Bosscal is a new mezcal made in the Mexican state of Durango. Three varieties are on available; we received two of them. Details on each product can be found below in their particular writeups. Thoughts follow.
Bosscal Mezcal Joven – Unaged distillate of an unstated agave variety (or varieties). Agave is ground by hand axe and fermented in oak vats, then double distilled in stainless steel stills. 100% organic. This is a decidedly light mezcal, with a gentle, fruit-wood smoke on the nose. Notes of applesauce, with a touch of cinnamon plus some floral notes emerge with time in glass. The palate is also quite light, fruity with notes of baked apple and some lemon, both lightly smoky but entirely approachable for novice mezcal drinker. The finish offers almost no smoke whatsoever, but retreats again to a rather tart fruitiness, lightly sweet, with a gentle floral-herbal quality to close things out. 84 proof. A- / $45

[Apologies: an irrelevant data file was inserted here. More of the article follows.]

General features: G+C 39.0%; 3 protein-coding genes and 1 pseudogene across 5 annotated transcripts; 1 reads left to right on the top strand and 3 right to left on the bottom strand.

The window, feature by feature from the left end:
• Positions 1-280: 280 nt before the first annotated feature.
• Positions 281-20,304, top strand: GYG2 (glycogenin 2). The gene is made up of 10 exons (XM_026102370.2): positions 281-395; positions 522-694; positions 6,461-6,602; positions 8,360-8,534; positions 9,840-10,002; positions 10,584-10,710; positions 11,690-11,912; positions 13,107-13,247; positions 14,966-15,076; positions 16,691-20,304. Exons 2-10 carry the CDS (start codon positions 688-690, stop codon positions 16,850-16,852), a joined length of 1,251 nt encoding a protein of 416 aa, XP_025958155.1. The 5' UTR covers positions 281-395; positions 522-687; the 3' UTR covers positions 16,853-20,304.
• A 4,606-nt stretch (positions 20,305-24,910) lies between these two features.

Bosscal Mezcal Conejo – Astute readers will know that “conejo” means rabbit in Spanish. This is indeed a mezcal made with rabbit, suspended in the still during a third distillation in the pechuga style of mezcal-making, the fat adding an oily/savory quality to the spirit. Bosscal isn’t done there, though: This mezcal is flavored (our second encounter with flavored mezcal in a month) with locally grown apples. (This spirit is only made when the apples are in season.) As for the mezcal: Never mind the rabbit, here’s the apples. And more apples. Again there’s a gentle smoke on the nose, paired here with notes of dill, green apple, and mixed green herbs. The palate shifts gears fully with apple quickly becoming the overwhelming focus, to the point where it’s difficult to taste much else. They start off baked and eventually make their way to smoked, but it’s invariably apple to the core (ahem). Here the finish finds a more smoldering quality than in the joven, which is a merciful respite from the orchard. 84 proof. B / $80